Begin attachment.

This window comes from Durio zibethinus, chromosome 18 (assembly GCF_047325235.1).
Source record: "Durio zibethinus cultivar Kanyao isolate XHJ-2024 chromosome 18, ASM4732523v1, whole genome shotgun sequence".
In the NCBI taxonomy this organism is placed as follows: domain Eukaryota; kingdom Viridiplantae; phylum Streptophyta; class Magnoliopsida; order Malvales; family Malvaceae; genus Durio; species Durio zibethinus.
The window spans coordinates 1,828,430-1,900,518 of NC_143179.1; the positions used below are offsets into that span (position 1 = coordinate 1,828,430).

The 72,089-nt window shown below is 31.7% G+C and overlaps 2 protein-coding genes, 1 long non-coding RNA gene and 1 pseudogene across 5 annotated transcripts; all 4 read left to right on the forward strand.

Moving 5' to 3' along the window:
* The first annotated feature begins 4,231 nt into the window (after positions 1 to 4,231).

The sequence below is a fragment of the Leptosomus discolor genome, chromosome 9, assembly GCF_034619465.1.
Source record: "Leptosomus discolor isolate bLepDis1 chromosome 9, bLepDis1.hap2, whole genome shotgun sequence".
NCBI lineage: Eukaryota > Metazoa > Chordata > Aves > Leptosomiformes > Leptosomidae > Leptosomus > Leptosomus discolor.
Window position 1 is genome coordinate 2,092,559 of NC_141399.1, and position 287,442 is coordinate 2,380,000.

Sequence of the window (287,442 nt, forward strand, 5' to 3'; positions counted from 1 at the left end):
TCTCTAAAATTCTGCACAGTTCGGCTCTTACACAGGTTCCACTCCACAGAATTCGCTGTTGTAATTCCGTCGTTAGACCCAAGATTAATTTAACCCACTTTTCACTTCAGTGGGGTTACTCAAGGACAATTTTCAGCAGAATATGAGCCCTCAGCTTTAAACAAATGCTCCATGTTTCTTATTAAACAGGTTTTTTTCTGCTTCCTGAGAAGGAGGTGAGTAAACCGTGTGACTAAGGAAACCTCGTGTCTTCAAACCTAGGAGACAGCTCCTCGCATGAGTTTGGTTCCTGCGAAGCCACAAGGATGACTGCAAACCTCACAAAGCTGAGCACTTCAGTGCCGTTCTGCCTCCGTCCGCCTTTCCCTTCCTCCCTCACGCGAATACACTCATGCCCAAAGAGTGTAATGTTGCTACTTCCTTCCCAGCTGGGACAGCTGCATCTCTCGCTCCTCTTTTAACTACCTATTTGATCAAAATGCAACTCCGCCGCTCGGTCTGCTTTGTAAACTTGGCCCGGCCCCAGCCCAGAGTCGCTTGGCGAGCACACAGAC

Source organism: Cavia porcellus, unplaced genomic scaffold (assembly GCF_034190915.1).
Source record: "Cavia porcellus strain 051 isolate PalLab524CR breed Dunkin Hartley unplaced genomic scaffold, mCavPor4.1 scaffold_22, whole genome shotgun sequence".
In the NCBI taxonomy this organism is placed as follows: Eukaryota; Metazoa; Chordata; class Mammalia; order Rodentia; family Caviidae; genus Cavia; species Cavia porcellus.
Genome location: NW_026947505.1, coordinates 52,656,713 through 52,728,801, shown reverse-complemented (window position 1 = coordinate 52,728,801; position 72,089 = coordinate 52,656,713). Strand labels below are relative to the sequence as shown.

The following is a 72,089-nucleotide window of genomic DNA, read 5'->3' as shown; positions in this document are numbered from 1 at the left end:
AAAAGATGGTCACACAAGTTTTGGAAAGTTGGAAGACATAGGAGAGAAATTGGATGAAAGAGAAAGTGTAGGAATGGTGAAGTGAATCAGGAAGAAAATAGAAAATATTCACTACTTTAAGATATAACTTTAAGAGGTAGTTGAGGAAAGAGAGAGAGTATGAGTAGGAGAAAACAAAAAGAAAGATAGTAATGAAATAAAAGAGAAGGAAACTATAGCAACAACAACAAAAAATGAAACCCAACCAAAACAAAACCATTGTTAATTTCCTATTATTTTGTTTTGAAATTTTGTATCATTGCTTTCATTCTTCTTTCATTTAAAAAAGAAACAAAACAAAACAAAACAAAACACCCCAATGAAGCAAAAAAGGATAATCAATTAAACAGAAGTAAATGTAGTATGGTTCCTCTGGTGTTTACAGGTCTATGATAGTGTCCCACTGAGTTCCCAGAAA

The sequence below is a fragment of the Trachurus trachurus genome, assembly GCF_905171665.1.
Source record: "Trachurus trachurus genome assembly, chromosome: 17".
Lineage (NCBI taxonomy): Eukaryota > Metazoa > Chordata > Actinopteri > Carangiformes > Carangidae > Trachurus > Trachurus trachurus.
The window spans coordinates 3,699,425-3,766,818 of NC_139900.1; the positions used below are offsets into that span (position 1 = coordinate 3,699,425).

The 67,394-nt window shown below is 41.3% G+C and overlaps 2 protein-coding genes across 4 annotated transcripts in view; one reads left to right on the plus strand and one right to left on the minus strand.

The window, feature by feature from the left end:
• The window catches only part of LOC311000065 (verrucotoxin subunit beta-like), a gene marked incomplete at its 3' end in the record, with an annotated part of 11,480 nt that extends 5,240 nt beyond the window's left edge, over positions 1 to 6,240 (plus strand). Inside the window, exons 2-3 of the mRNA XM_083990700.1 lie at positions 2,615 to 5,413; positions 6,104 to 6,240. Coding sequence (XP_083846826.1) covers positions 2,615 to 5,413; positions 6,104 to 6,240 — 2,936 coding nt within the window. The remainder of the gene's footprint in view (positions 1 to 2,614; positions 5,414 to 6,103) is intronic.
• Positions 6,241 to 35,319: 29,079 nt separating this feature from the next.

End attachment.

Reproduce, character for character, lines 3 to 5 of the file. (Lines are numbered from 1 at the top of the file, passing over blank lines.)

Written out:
In the NCBI taxonomy this organism is placed as follows: domain Eukaryota; kingdom Viridiplantae; phylum Streptophyta; class Magnoliopsida; order Malvales; family Malvaceae; genus Durio; species Durio zibethinus.
The window spans coordinates 1,828,430-1,900,518 of NC_143179.1; the positions used below are offsets into that span (position 1 = coordinate 1,828,430).

The 72,089-nt window shown below is 31.7% G+C and overlaps 2 protein-coding genes, 1 long non-coding RNA gene and 1 pseudogene across 5 annotated transcripts; all 4 read left to right on the forward strand.